Roscommon poet, Jane Clarke will read from her new publication, All the Way Home, written in response to the Auerbach family archive of letters and other memorabilia in the Mary Evans Picture Library, London. This book of poems and photographs explores the experience of the First World War for a young officer at the Front and his sister at home, telling one story amongst many, a testimony to lives lost and maimed.
Jane Clarke’s first collection, The River, was published by Bloodaxe Books in 2015, and was shortlisted for the Royal Society of Literature’s Ondaatje Prize. She won the 2016 Hennessy Literary Award for Emerging Poetry and the inaugural Listowel Writers’ Week Poem of the Year Award 2016. Her illustrated sequence of WW1 poems, All the Way Home, is published by Smith|Doorstop in April 2019 and her second collection, When the Tree Falls, is published by Bloodaxe Books in September 2019. Originally from a farm in Roscommon, she now lives in Wicklow and works as a creative writing tutor and facilitator.
Brian Leyden will read from Summer of ’63, a novel set during the early 1960s in the Boyle area in which an army ‘crackshot’ arrives into a tight-lipped coal mining community to hunt a mystery wildcat believed to be responsible for the drowning of a school boy. His efforts are hampered by undiagnosed post-traumatic stress following a tour of duty with Irish Army peace-keeping forces in the Congo.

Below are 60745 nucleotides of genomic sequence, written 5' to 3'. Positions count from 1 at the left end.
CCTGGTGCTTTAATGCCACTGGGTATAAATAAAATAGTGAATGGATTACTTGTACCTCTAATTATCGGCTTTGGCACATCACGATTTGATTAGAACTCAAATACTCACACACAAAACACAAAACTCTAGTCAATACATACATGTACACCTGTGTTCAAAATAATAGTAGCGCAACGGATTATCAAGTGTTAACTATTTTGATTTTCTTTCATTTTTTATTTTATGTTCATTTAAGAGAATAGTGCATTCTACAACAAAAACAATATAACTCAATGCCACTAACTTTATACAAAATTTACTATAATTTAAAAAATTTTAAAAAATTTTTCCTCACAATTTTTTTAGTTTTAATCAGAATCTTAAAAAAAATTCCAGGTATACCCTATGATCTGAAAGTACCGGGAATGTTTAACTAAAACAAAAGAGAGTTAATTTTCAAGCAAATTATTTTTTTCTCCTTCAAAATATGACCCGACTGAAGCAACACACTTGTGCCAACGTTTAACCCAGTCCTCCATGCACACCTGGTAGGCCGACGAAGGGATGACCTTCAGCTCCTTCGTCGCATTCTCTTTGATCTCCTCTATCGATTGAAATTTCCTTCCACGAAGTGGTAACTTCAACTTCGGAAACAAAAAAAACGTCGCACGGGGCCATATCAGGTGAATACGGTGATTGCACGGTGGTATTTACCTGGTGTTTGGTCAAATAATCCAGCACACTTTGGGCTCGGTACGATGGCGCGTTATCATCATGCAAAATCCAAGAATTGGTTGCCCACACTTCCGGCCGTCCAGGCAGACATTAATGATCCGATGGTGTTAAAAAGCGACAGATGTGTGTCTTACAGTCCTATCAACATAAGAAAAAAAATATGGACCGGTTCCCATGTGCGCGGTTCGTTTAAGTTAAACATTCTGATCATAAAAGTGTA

Brian Leyden is a novelist, short story writer, memoirist, screenwriter and editor. He has written extensively about his home area for RTÉ’s Sunday Miscellany. His radio documentary work includes No Meadows in Manhattan, Even the Walls Were Sweatin’, The Closing of the Gaiety Cinema in Carrick-on-Shannon and An Irish Station Mass. He is also co-writer of the feature film, Black Ice. Most recently he completed a Famine Attic audio piece for the Carrick-on-Shannon Workhouse. He contributed to Winter Papers Vol II, Writing Ireland: 250 Years of Hodges Figgis (2018). His current publications are Sweet Old World: New & Selected Stories, his memoir The Home Place and the novel Summer of ’63.